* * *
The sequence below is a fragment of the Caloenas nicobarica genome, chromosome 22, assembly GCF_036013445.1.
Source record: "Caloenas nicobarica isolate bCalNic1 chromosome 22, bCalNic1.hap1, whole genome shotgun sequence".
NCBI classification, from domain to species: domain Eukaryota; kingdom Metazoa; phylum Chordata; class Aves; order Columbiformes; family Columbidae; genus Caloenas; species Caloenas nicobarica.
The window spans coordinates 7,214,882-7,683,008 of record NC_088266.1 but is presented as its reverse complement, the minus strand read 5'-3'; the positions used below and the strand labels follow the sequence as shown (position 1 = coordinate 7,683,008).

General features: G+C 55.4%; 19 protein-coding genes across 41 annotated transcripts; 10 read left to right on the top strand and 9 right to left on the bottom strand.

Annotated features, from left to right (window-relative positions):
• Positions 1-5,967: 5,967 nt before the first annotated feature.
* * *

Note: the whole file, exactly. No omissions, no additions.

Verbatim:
The sequence below is a fragment of the Caloenas nicobarica genome, chromosome 22, assembly GCF_036013445.1.
Source record: "Caloenas nicobarica isolate bCalNic1 chromosome 22, bCalNic1.hap1, whole genome shotgun sequence".
NCBI classification, from domain to species: domain Eukaryota; kingdom Metazoa; phylum Chordata; class Aves; order Columbiformes; family Columbidae; genus Caloenas; species Caloenas nicobarica.
The window spans coordinates 7,214,882-7,683,008 of record NC_088266.1 but is presented as its reverse complement, the minus strand read 5'-3'; the positions used below and the strand labels follow the sequence as shown (position 1 = coordinate 7,683,008).

General features: G+C 55.4%; 19 protein-coding genes across 41 annotated transcripts; 10 read left to right on the top strand and 9 right to left on the bottom strand.

Annotated features, from left to right (window-relative positions):
• Positions 1-5,967: 5,967 nt before the first annotated feature.